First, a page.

On December 5, My Green Lab—a nonprofit organization that promotes sustainability in science—released a report that examined carbon emissions in the laboratory and biotech industries. Clinical laboratory recruiting teams may want to read up on these findings if they seek to attract younger workers.
While carbon emissions may not seem relevant to recruiting medical laboratory scientists, at least a subset of Generation Z workers look more favorably on companies that take a stand on social issues. In a competitive hiring environment marked by a shortage of bench staff, your clinical lab’s efforts to improve its carbon footprint may just be what puts you ahead.
To be fair, Gen Z (people who were born roughly from 1997 through 2012) does share similar concerns with job applicants from other generations, including salary and career growth opportunities, says Radina Walsh, an international HR specialist who runs Vox Advisory in Dublin, Ireland. But Generation Z also stands apart from its predecessors.
“Gen Z is much more focused on social and political issues than the previous generations,” says Walsh. “Partially, this is due to the unlimited access to social media and the speed of information—trending topics on platforms like TikTok or Instagram, for example, reach millions. It is a fact that the younger population will ask questions on [a job] interview related to policies, social responsibility, and culture, which could potentially lead to a decision to join an organization that is openly committed to equity, belonging, and inclusion.”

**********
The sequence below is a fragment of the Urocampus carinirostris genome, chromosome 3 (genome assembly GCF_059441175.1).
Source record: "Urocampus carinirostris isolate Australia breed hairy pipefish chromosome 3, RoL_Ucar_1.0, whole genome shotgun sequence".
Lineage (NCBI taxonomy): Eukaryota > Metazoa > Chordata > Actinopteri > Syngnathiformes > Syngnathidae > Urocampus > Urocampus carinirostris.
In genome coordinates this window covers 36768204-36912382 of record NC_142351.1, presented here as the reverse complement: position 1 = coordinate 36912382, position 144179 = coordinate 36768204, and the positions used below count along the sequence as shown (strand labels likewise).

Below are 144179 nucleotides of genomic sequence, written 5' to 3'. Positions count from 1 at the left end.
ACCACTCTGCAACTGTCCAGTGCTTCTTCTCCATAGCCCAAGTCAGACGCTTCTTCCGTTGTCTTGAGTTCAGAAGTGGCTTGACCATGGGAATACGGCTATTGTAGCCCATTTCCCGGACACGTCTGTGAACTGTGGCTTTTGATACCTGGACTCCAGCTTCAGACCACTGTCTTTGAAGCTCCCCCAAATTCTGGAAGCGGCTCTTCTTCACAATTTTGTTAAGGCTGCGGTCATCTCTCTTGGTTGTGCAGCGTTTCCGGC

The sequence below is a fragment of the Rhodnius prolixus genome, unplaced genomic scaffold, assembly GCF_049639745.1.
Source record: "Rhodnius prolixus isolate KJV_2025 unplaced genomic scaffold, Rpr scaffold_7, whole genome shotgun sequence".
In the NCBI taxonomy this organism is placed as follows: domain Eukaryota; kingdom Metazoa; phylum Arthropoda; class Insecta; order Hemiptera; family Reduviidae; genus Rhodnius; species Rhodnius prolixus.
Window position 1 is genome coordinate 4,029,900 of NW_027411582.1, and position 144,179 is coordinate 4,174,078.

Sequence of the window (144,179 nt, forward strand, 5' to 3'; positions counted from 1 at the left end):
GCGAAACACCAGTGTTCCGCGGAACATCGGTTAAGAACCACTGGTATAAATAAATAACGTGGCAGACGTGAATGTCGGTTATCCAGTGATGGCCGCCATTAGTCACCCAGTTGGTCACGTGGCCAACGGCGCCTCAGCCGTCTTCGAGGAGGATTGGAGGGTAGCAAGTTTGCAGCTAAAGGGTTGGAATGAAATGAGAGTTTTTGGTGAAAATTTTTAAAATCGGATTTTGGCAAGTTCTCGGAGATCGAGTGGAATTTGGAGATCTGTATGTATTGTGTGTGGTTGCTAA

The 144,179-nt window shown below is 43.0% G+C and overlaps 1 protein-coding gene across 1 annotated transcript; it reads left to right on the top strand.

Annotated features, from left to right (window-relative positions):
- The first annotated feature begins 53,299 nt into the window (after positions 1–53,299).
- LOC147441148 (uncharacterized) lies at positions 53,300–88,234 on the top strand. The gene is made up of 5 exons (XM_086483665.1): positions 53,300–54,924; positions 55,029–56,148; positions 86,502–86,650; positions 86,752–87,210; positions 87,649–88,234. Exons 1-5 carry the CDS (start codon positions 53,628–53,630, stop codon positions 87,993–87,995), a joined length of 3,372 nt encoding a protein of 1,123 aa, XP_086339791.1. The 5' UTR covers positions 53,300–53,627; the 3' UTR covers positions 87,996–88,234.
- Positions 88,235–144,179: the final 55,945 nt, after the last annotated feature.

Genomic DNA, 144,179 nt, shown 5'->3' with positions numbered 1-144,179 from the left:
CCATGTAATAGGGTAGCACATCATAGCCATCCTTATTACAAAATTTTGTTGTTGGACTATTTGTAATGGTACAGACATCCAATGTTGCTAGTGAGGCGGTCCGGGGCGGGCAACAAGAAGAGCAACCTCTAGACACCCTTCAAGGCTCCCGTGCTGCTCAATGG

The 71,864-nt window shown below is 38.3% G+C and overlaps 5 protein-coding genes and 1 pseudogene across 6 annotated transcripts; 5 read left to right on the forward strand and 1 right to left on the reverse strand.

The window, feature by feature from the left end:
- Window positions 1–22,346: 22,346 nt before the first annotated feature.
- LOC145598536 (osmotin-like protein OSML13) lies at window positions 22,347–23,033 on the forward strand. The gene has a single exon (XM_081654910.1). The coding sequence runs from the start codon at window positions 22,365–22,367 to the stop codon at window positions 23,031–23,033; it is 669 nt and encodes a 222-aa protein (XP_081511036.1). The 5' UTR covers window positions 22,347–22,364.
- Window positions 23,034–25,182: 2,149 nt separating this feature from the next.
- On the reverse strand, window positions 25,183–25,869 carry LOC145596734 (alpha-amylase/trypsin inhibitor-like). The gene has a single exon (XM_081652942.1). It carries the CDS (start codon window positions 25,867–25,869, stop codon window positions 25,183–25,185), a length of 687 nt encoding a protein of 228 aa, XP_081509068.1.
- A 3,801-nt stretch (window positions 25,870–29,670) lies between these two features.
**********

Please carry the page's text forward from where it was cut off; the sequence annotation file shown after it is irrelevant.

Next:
Carbon footprints explored by new report
Key Findings from My Green Lab's 2023 Report on Carbon Emissions in Biotech and Pharma:
|While the largest companies by revenue have established zero carbon goals, 90 percent of the public companies analyzed do not have climate commitments that tie in with efforts to ensure that average global temperature does not exceed that of preindustrial times by more than 1.5 degrees Celsius.
|The total carbon impact of the biotech and pharma industry has continued to increase annually, from 3.9 percent in 2021 to 5 percent in 2022.
|Scope 3 emissions are 4.6 times greater than Scope 1 and 2 combined, with most Scope 3 emissions coming from purchased goods and services.
|The largest companies by revenue are making rapid progress in adopting the UN Race to Zero.
Formally titled, “The Carbon Impact of Biotech and Pharma: Collective Action Accelerating Progress to the UN Race to Zero,” the My Green Lab report examines carbon emissions from hundreds of public and private companies in the biotech and pharmaceutical industries, including clinical labs. (See the sidebar for a brief rundown of My Green Lab’s findings.)
According to the report, “the global biotechnology and pharmaceutical industry […] plays a crucial role in advancing medical and technical innovations.” However, it emphasizes that the industry also has a significant carbon footprint: “There are likely millions of laboratories in the world, consuming up to ten times the energy and four times the water of a typical office space.”